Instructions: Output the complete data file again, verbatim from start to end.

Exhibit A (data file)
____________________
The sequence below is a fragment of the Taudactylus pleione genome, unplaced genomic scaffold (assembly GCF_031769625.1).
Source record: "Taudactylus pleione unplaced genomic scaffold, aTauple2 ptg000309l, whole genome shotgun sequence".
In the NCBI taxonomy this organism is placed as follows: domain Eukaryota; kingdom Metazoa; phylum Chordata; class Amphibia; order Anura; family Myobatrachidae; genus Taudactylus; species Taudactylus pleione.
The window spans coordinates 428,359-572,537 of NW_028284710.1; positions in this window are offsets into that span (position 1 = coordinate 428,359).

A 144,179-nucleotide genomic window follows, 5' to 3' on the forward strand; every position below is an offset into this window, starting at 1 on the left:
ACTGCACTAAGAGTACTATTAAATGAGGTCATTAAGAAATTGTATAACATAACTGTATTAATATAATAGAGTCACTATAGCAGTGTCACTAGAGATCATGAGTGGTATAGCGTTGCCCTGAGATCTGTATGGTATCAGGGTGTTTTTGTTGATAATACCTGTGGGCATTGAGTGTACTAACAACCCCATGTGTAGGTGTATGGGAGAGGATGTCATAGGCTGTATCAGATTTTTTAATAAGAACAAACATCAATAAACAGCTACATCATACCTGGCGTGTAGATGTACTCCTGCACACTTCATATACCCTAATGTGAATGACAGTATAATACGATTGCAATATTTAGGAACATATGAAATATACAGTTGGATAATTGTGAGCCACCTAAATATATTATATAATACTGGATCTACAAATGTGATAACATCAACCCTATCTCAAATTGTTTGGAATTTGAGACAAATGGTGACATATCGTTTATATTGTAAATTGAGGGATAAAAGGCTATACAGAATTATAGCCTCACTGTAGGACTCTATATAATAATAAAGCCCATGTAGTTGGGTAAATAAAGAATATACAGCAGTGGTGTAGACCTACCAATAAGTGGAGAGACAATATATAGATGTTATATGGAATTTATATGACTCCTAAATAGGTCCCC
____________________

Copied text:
The sequence below is a fragment of the Taudactylus pleione genome, unplaced genomic scaffold (assembly GCF_031769625.1).
Source record: "Taudactylus pleione unplaced genomic scaffold, aTauple2 ptg000309l, whole genome shotgun sequence".
In the NCBI taxonomy this organism is placed as follows: domain Eukaryota; kingdom Metazoa; phylum Chordata; class Amphibia; order Anura; family Myobatrachidae; genus Taudactylus; species Taudactylus pleione.
The window spans coordinates 428,359-572,537 of NW_028284710.1; positions in this window are offsets into that span (position 1 = coordinate 428,359).

A 144,179-nucleotide genomic window follows, 5' to 3' on the forward strand; every position below is an offset into this window, starting at 1 on the left:
ACTGCACTAAGAGTACTATTAAATGAGGTCATTAAGAAATTGTATAACATAACTGTATTAATATAATAGAGTCACTATAGCAGTGTCACTAGAGATCATGAGTGGTATAGCGTTGCCCTGAGATCTGTATGGTATCAGGGTGTTTTTGTTGATAATACCTGTGGGCATTGAGTGTACTAACAACCCCATGTGTAGGTGTATGGGAGAGGATGTCATAGGCTGTATCAGATTTTTTAATAAGAACAAACATCAATAAACAGCTACATCATACCTGGCGTGTAGATGTACTCCTGCACACTTCATATACCCTAATGTGAATGACAGTATAATACGATTGCAATATTTAGGAACATATGAAATATACAGTTGGATAATTGTGAGCCACCTAAATATATTATATAATACTGGATCTACAAATGTGATAACATCAACCCTATCTCAAATTGTTTGGAATTTGAGACAAATGGTGACATATCGTTTATATTGTAAATTGAGGGATAAAAGGCTATACAGAATTATAGCCTCACTGTAGGACTCTATATAATAATAAAGCCCATGTAGTTGGGTAAATAAAGAATATACAGCAGTGGTGTAGACCTACCAATAAGTGGAGAGACAATATATAGATGTTATATGGAATTTATATGACTCCTAAATAGGTCCCC